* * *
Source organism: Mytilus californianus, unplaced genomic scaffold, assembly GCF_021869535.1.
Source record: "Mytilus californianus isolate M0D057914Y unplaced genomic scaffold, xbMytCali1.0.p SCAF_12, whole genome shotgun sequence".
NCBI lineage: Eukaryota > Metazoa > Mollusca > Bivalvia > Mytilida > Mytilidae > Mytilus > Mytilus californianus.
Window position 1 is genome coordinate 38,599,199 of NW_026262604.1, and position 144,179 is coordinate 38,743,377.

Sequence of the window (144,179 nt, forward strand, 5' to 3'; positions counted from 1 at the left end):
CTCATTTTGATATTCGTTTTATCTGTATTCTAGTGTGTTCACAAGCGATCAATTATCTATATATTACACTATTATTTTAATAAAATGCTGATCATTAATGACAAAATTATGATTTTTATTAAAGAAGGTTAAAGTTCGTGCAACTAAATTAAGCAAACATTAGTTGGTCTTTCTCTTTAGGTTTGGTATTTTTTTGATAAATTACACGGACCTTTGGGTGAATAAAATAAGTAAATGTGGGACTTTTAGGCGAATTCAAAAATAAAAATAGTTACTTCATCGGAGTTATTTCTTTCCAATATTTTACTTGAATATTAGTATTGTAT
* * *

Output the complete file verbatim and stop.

Source organism: Mytilus californianus, unplaced genomic scaffold, assembly GCF_021869535.1.
Source record: "Mytilus californianus isolate M0D057914Y unplaced genomic scaffold, xbMytCali1.0.p SCAF_12, whole genome shotgun sequence".
NCBI lineage: Eukaryota > Metazoa > Mollusca > Bivalvia > Mytilida > Mytilidae > Mytilus > Mytilus californianus.
Window position 1 is genome coordinate 38,599,199 of NW_026262604.1, and position 144,179 is coordinate 38,743,377.

Sequence of the window (144,179 nt, forward strand, 5' to 3'; positions counted from 1 at the left end):
CTCATTTTGATATTCGTTTTATCTGTATTCTAGTGTGTTCACAAGCGATCAATTATCTATATATTACACTATTATTTTAATAAAATGCTGATCATTAATGACAAAATTATGATTTTTATTAAAGAAGGTTAAAGTTCGTGCAACTAAATTAAGCAAACATTAGTTGGTCTTTCTCTTTAGGTTTGGTATTTTTTTGATAAATTACACGGACCTTTGGGTGAATAAAATAAGTAAATGTGGGACTTTTAGGCGAATTCAAAAATAAAAATAGTTACTTCATCGGAGTTATTTCTTTCCAATATTTTACTTGAATATTAGTATTGTAT